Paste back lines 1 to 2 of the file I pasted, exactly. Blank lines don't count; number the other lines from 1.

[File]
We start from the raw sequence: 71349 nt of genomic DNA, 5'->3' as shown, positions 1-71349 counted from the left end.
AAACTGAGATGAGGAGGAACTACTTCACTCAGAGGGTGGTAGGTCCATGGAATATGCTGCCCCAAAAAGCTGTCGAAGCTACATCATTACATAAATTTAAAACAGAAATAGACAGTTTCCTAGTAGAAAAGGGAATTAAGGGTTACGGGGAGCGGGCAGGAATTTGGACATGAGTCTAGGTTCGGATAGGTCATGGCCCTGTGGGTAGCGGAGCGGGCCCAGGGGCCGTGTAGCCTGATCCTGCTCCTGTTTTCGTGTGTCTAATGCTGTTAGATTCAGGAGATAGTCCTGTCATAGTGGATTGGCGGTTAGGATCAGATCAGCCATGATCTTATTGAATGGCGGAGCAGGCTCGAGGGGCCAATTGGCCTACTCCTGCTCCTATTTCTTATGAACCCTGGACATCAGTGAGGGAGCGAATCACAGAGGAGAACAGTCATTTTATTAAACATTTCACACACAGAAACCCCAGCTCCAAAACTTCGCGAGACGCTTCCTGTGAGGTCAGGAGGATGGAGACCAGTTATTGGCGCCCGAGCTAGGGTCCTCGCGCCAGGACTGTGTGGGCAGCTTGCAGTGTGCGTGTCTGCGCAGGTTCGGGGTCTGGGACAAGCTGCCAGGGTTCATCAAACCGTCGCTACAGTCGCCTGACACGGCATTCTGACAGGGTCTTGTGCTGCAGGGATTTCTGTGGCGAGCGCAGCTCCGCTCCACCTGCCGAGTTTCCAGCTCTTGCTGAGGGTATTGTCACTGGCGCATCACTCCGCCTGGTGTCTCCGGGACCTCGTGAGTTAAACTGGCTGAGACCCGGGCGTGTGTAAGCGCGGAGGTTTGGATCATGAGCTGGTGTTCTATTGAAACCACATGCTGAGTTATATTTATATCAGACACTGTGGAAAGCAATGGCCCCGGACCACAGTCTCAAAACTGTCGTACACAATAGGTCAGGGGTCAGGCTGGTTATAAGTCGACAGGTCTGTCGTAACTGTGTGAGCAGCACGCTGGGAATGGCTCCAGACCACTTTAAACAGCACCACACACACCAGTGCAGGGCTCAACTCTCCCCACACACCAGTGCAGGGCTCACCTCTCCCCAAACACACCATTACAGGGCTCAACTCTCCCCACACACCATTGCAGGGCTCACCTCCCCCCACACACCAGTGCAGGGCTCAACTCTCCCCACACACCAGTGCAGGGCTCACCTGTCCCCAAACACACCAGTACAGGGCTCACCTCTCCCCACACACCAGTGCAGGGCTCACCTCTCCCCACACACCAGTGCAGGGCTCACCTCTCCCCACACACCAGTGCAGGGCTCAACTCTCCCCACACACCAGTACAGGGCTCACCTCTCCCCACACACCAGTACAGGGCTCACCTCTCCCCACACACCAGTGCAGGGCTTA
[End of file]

We start from the raw sequence: 71349 nt of genomic DNA, 5'->3' as shown, positions 1-71349 counted from the left end.
AAACTGAGATGAGGAGGAACTACTTCACTCAGAGGGTGGTAGGTCCATGGAATATGCTGCCCCAAAAAGCTGTCGAAGCTACATCATTACATAAATTTAAAACAGAAATAGACAGTTTCCTAGTAGAAAAGGGAATTAAGGGTTACGGGGAGCGGGCAGGAATTTGGACATGAGTCTAGGTTCGGATAGGTCATGGCCCTGTGGGTAGCGGAGCGGGCCCAGGGGCCGTGTAGCCTGATCCTGCTCCTGTTTTCGTGTGTCTAATGCTGTTAGATTCAGGAGATAGTCCTGTCATAGTGGATTGGCGGTTAGGATCAGATCAGCCATGATCTTATTGAATGGCGGAGCAGGCTCGAGGGGCCAATTGGCCTACTCCTGCTCCTATTTCTTATGAACCCTGGACATCAGTGAGGGAGCGAATCACAGAGGAGAACAGTCATTTTATTAAACATTTCACACACAGAAACCCCAGCTCCAAAACTTCGCGAGACGCTTCCTGTGAGGTCAGGAGGATGGAGACCAGTTATTGGCGCCCGAGCTAGGGTCCTCGCGCCAGGACTGTGTGGGCAGCTTGCAGTGTGCGTGTCTGCGCAGGTTCGGGGTCTGGGACAAGCTGCCAGGGTTCATCAAACCGTCGCTACAGTCGCCTGACACGGCATTCTGACAGGGTCTTGTGCTGCAGGGATTTCTGTGGCGAGCGCAGCTCCGCTCCACCTGCCGAGTTTCCAGCTCTTGCTGAGGGTATTGTCACTGGCGCATCACTCCGCCTGGTGTCTCCGGGACCTCGTGAGTTAAACTGGCTGAGACCCGGGCGTGTGTAAGCGCGGAGGTTTGGATCATGAGCTGGTGTTCTATTGAAACCACATGCTGAGTTATATTTATATCAGACACTGTGGAAAGCAATGGCCCCGGACCACAGTCTCAAAACTGTCGTACACAATAGGTCAGGGGTCAGGCTGGTTATAAGTCGACAGGTCTGTCGTAACTGTGTGAGCAGCACGCTGGGAATGGCTCCAGACCACTTTAAACAGCACCACACACACCAGTGCAGGGCTCAACTCTCCCCACACACCAGTGCAGGGCTCACCTCTCCCCAAACACACCATTACAGGGCTCAACTCTCCCCACACACCATTGCAGGGCTCACCTCCCCCCACACACCAGTGCAGGGCTCAACTCTCCCCACACACCAGTGCAGGGCTCACCTGTCCCCAAACACACCAGTACAGGGCTCACCTCTCCCCACACACCAGTGCAGGGCTCACCTCTCCCCACACACCAGTGCAGGGCTCACCTCTCCCCACACACCAGTGCAGGGCTCAACTCTCCCCACACACCAGTACAGGGCTCACCTCTCCCCACACACCAGTACAGGGCTCACCTCTCCCCACACACCAGTGCAGGGCTTA